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2020 was the year of adjustment. The Covid-19 pandemic taught us that nothing is for certain and that we must be agile in order to survive and thrive. Perhaps that is why the 50+ C-level staffing industry executives I have spoken with this year have all shared with me that they have numerous growth initiatives planned for 2021.
Staffing owners and CEO's face non-stop pressure to deliver above-market growth during the best of times. When the economy is weak, that demand grows even stronger. While mergers and acquisitions have the ability to generate growth, the fact remains that consistently beating the market requires more than that. It takes superior internal capabilities, especially in sales and recruiting. Hiring and developing talent is a key component, but in my experience, being a market leader requires a true commitment to leading organizational change.
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If you're like most staffing leaders than you're probably planning a skills improvement initiative for later this year or you're currently in the middle of sales and/or recruiter training program. Or, perhaps you’re in the midst of sustaining sales transformation initiative. Call it what you will but either way, your organization has launched a change management initiative. Asking employees to adopt new skills and behaviors means you're asking your employees to change their normal work routines and behaviors. let’s assume for a second that you did the hard work and created a world class strategy, built engaging training content, and you secured buy-in from the field. Let’s also assume you delivered a compelling learning experience for your employees in which employee feedback was overwhelmingly positive.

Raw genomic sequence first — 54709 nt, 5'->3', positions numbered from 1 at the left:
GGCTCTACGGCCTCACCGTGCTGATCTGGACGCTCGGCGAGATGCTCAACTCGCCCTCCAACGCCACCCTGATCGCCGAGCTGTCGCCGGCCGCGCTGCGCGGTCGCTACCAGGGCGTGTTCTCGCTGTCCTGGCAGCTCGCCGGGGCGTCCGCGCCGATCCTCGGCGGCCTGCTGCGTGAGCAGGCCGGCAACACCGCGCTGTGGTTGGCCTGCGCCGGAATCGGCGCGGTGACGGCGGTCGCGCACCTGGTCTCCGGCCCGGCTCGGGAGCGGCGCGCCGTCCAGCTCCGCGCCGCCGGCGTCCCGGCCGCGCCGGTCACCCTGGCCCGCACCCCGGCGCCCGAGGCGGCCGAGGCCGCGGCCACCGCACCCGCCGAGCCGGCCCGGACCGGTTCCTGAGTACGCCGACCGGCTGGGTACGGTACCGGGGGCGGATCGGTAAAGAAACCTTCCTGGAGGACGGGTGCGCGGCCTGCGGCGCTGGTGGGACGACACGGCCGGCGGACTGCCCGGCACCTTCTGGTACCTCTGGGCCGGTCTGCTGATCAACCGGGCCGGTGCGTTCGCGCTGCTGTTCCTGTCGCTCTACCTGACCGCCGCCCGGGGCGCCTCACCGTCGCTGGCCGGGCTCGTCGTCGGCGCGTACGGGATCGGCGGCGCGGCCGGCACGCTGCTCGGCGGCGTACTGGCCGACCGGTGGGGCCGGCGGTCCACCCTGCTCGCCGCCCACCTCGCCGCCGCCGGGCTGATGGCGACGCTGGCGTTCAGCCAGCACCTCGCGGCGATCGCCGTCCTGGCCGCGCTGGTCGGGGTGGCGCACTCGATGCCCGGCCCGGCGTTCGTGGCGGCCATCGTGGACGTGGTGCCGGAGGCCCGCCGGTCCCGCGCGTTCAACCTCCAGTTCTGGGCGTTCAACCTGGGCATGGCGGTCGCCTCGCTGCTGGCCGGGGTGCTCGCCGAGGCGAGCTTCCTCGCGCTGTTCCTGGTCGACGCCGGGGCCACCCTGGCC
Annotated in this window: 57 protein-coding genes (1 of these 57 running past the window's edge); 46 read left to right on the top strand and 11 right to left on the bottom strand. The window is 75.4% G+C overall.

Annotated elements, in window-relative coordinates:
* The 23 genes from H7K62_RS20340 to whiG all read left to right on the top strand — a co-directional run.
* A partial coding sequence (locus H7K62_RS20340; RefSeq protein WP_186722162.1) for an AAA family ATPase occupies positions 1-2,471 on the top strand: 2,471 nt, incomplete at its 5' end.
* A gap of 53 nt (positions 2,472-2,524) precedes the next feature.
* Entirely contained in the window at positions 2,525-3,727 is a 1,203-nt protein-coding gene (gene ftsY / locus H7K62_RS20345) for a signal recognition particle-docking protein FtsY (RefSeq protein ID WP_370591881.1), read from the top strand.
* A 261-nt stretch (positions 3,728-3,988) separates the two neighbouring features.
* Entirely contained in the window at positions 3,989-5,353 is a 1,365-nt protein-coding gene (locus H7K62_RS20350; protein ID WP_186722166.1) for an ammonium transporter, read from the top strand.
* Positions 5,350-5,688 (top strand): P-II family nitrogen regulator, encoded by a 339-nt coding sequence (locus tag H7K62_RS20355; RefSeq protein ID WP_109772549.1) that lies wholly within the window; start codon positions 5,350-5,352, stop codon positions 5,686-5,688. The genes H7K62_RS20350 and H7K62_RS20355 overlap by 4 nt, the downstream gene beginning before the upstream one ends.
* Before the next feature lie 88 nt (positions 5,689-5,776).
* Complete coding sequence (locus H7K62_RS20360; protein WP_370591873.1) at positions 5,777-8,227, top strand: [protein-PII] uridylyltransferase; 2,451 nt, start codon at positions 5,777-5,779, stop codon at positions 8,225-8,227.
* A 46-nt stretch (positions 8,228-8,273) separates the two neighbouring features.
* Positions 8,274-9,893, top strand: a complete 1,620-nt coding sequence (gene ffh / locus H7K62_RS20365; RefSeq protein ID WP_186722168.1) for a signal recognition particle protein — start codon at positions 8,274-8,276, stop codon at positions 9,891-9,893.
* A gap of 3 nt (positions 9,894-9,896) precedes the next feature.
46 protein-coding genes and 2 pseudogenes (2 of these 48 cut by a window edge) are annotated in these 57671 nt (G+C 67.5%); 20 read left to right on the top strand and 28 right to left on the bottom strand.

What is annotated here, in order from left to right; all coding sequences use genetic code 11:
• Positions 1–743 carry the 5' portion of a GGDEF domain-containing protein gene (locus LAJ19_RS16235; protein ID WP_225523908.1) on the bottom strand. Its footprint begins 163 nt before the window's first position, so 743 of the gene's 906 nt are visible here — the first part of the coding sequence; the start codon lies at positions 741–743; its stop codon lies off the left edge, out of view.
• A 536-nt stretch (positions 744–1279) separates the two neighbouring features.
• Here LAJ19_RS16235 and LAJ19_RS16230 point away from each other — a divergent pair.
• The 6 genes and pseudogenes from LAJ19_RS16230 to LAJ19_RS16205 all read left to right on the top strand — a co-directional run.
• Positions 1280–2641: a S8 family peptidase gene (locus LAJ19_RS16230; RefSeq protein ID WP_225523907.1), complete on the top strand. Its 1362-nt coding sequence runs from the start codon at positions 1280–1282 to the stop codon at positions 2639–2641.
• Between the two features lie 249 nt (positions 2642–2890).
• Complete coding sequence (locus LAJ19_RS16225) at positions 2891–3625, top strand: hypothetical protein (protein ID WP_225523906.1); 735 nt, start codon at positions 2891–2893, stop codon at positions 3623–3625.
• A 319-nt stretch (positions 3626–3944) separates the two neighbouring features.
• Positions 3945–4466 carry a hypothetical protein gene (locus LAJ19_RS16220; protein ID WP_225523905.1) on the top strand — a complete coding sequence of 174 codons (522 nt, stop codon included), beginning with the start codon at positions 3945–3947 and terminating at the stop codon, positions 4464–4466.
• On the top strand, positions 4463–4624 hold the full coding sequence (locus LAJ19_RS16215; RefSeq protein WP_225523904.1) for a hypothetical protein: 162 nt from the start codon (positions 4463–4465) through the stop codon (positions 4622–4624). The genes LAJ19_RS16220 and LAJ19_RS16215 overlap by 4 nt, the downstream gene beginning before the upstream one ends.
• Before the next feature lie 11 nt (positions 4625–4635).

One area in which we invest a lot of time with our customers is educating them on the importance of change management and user adoption. Training, learning and development doesn’t end when the training program concludes; it’s only just begun. In fact, the real work, the heavy lifting, begins once your learner or learners have completed their training. Providing your learners, whether they be front line managers, salespeople or recruiters, with regular and consistent opportunities to practice applying the skills promotes retention. Learners only change their behavior if their direct managers understand how to effectively lead change and provide continual reinforcement through a user adoption plan that includes a series of communications, tasks, events and activities before, during and after the program concludes.
Regardless of how your sales and recruiting team has performed this year, it is likely your goals for the new year will be even higher. Many staffing companies plan an annual sales kickoff event to recap the current or previous selling period and prepare for the year ahead. This is the time for CEO's and staffing leaders including sales managers and recruiting managers to motivate and unite their teams to achieve the goals that they’ve set for the upcoming year.